I wonder what other domain names J. B. Handley has bought up in order to trick unwary surfers by directing them to Generation Rescue? Does anyone know a way to find out?

Tricks like this have traditionally been the province of spammers and Internet squatters, who buy up domain names that they believe a company or (or, relatively frequently, a political candidate) will want and then extort lots of money if that company or candidate wants to buy the domain name from them. Other uses of this tactic have been to set up attack or parody websites of the intended target that visitors end up at by mistake. One further variation is to buy up domain names that you would get with common typos of the target website. Personally, I highly doubt that Mr. Handley is after money from me, Autism Diva, or any other blogger that he doesn’t like. More likely, he just wants to direct readers looking for blogs that try to counter his mercury scaremongering to his own website. And, of course, he probably wants to prevent me from using oracknows.com myself if and when I ever finally decide to move my blog to a different platform and/or get my own host (something I may never do, for the simple reason that Blogger, despite its many flaws, remains the best deal in town because it’s free). Never mind that the mercury/autism controversy probably makes up way less than 5% of what I write about(if even that). No doubt J. B. had quite the self-satisfied chuckle when he did this and considers himself quite clever, but that Mr. Handley would stoop to such childish pranks for so little potential gain speaks volumes about him

Of course, scummy does not necessarily constitute illegal, and, of course, Mr. Handley did nothing illegal in purchasing these domains. Unfortunately, I probably have no recourse, other than to publicize his trick. I guess I have only myself to blame. I had been thinking of purchasing oracknows.com for several months but never quite got around to it. Consequently, my farting around allowed an Internet vulture like Mr. Handley snatch the domain name up first and use it for his own nefarious purposes. I wonder what some of Handley’s admirers would say about his behavior in this.

Probably nothing.

I would, however, point out to Handley’s supporters that you do have to wonder about someone who pulls a trick like this. Ask yourself: If Handley is willing to use a little deception in little things like this, doesn’t it make you wonder about his behavior in larger things? At the very least, what he has done is petty and childish.

The really funny thing about this is that Handley’s little prank was probably totally unnecessary, at least as far as preventing me from using oracknows.com goes. I’m probably going to stick with Blogger for at least a few more months, just with a different, far spiffier, template that I’m (very slowly) working on and hope to unveil by my blogiversary (assuming I can figure out how to work its many bugs out by then). Given that, I guess I can take satisfaction that I caused Mr. Handley to waste a small amount of his money registering that domain name and noting that he’d have to waste quite a bit more to keep me from using the same name with different extensions (.org, .info, .net, etc.). If I either fail to find a more productive hobby or my job fails to be all-consuming and I happen to be still blogging three years from now, it will be satisfying to think that Mr. Handley will have to waste even more money if he still wants to keep that domain name from me.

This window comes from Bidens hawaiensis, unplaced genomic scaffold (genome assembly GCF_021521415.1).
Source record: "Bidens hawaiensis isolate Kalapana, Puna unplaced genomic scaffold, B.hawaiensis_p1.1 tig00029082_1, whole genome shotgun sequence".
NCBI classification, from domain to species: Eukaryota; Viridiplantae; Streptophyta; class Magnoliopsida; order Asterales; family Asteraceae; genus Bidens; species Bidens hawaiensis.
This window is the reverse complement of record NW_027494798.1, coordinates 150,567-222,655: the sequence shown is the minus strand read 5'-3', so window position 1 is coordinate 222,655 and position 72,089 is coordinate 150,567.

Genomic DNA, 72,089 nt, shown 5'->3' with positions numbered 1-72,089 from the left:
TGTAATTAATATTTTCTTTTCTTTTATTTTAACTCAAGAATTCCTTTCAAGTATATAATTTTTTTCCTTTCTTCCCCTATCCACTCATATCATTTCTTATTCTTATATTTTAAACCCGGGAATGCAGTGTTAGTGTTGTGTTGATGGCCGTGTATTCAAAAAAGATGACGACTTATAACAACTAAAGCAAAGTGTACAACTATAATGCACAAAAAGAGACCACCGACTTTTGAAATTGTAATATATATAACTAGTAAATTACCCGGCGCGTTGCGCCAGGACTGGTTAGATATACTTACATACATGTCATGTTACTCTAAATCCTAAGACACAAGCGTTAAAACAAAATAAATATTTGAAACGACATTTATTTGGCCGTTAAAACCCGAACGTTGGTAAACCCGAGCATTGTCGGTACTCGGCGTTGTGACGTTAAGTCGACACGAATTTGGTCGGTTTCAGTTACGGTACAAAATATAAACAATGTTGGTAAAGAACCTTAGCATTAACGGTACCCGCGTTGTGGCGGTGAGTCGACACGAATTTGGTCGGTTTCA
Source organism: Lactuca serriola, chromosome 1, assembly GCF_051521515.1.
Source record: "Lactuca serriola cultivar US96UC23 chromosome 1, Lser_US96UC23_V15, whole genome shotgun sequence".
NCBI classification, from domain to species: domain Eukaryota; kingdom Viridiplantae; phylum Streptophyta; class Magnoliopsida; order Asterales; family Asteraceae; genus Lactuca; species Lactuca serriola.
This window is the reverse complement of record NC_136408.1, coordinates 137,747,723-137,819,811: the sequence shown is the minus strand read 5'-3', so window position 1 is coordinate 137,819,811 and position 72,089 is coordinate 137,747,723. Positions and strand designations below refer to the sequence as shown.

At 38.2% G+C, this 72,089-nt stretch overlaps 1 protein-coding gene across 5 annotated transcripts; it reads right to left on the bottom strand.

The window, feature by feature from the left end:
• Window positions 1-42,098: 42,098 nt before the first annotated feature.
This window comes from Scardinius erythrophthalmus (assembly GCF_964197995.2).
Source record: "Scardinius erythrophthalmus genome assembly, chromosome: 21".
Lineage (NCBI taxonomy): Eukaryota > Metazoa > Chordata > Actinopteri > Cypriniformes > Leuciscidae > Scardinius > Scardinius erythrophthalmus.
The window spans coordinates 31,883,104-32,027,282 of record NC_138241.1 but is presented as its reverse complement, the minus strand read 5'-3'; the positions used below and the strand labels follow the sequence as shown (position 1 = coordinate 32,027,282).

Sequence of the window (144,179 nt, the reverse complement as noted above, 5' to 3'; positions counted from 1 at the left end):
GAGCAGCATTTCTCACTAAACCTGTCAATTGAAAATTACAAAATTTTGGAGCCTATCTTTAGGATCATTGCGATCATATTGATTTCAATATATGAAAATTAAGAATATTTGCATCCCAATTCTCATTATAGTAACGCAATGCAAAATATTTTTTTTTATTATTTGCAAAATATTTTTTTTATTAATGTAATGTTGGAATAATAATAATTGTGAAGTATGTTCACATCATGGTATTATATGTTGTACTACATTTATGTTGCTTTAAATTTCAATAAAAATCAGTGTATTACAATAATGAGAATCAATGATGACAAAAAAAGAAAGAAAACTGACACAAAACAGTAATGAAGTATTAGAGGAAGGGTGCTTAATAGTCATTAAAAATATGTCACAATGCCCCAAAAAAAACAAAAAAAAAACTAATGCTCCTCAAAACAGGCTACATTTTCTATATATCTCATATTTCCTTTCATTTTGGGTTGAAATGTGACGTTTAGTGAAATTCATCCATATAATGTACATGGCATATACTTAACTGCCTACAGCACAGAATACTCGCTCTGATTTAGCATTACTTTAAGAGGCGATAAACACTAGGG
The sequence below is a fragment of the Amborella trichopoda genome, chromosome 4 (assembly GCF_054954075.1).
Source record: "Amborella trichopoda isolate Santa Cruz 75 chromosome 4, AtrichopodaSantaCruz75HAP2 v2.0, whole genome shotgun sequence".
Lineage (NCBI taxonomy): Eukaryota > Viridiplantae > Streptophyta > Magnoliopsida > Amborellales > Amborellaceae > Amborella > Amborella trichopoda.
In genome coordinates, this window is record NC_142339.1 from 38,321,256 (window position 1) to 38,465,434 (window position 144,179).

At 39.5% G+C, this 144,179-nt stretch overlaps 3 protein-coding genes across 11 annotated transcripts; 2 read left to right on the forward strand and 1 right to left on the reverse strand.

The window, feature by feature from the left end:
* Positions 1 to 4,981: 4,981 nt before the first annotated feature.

True, it’s not very much in the grand scheme of things, but it does still make me chuckle just a little bit.

Comments

  1. #1 Amy Alkon
    November 25, 2006

    The intellectually honest generally don’t do such things.

    I had something similar happen to me. Abraham Starchild Cherrix’ uncle was upset about some of my posts on the irresponsibility of his parents vis a vis having him take Hoxsey treatments, and the uncle bought up various forms of my name and threatened to use them.

    Idiot. I have an entertainment lawyer, and I’ve been through this before. I don’t know if this applies to you, but “right of publicity” applies to me. Here’s my blog post about it:

    http://www.advicegoddess.com/archives/2006/07/weenie_buys_up_1.html

  2. #2 Bob
    November 25, 2006

    Keep a record of that whois information, as apparently now this person is trying to hind behind “Domain Discreet”:

    Registrant:
    Domain Discreet
    ATTN: oracknows.com
    P.O. Box 278
    Yarmouth, NS B5A 4B2
    CA
    Email: 13e5deb30a1e6729017a3c58cbe9ecc3@domaindiscreet.com

  3. #3 Orac
    November 25, 2006

    Oh, I kept a record. JB was ignorant enough to register the domain under his own name and his home address. In fact, I had assumed that it was his business address and posted it in the original iteration of this post one year ago. Someone pointed out that it was his home address, and after I learned that I deleted the address and phone number.

  4. #4 Zeno
    November 25, 2006

    Alternative medicine is about to punch my family in the nose. My sister-in-law is “treating” a potentially malignant bowel obstruction with enemas recommended by a “natural” healer because her medical doctor just wants to cut her. As we all know, squirting liquid up your butt is more natural than surgery. I don’t blame her for being unhappy about surgery, but I do blame her for her invincible ignorance, which has the strong potential to cut short her life.

    Quackery in the family

  5. #5 mcewen
    November 25, 2006

    That’s a whole list of tricks for the unwary [inexperienced newbies] almost enough to make one retreat and hide away again.
    Best wishes
    http://whitterer-autism.blogspot.com

  6. #6 Dixon Ng
    November 27, 2006

    Found my way here from Alex’s blog (Dailytranscript).